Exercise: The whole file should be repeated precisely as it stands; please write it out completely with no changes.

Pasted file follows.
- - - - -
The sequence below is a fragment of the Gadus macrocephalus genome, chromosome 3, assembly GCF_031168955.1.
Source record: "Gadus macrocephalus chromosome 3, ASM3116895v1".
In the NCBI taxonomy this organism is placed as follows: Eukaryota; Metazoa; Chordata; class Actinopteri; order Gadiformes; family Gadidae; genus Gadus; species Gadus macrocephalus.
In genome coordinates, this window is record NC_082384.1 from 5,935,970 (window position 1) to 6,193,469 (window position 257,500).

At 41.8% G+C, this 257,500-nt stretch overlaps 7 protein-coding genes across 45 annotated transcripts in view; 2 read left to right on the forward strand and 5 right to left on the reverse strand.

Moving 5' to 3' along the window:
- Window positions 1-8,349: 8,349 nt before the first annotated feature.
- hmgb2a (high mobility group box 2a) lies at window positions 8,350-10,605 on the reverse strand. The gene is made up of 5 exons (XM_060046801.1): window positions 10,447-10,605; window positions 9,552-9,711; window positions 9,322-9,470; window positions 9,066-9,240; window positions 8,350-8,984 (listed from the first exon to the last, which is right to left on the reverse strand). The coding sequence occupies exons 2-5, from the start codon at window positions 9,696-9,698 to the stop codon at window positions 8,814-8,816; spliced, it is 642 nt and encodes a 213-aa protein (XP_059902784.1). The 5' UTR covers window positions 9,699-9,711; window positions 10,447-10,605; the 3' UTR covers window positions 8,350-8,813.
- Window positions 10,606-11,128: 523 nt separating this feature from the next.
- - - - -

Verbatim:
The sequence below is a fragment of the Gadus macrocephalus genome, chromosome 3, assembly GCF_031168955.1.
Source record: "Gadus macrocephalus chromosome 3, ASM3116895v1".
In the NCBI taxonomy this organism is placed as follows: Eukaryota; Metazoa; Chordata; class Actinopteri; order Gadiformes; family Gadidae; genus Gadus; species Gadus macrocephalus.
In genome coordinates, this window is record NC_082384.1 from 5,935,970 (window position 1) to 6,193,469 (window position 257,500).

At 41.8% G+C, this 257,500-nt stretch overlaps 7 protein-coding genes across 45 annotated transcripts in view; 2 read left to right on the forward strand and 5 right to left on the reverse strand.

Moving 5' to 3' along the window:
- Window positions 1-8,349: 8,349 nt before the first annotated feature.
- hmgb2a (high mobility group box 2a) lies at window positions 8,350-10,605 on the reverse strand. The gene is made up of 5 exons (XM_060046801.1): window positions 10,447-10,605; window positions 9,552-9,711; window positions 9,322-9,470; window positions 9,066-9,240; window positions 8,350-8,984 (listed from the first exon to the last, which is right to left on the reverse strand). The coding sequence occupies exons 2-5, from the start codon at window positions 9,696-9,698 to the stop codon at window positions 8,814-8,816; spliced, it is 642 nt and encodes a 213-aa protein (XP_059902784.1). The 5' UTR covers window positions 9,699-9,711; window positions 10,447-10,605; the 3' UTR covers window positions 8,350-8,813.
- Window positions 10,606-11,128: 523 nt separating this feature from the next.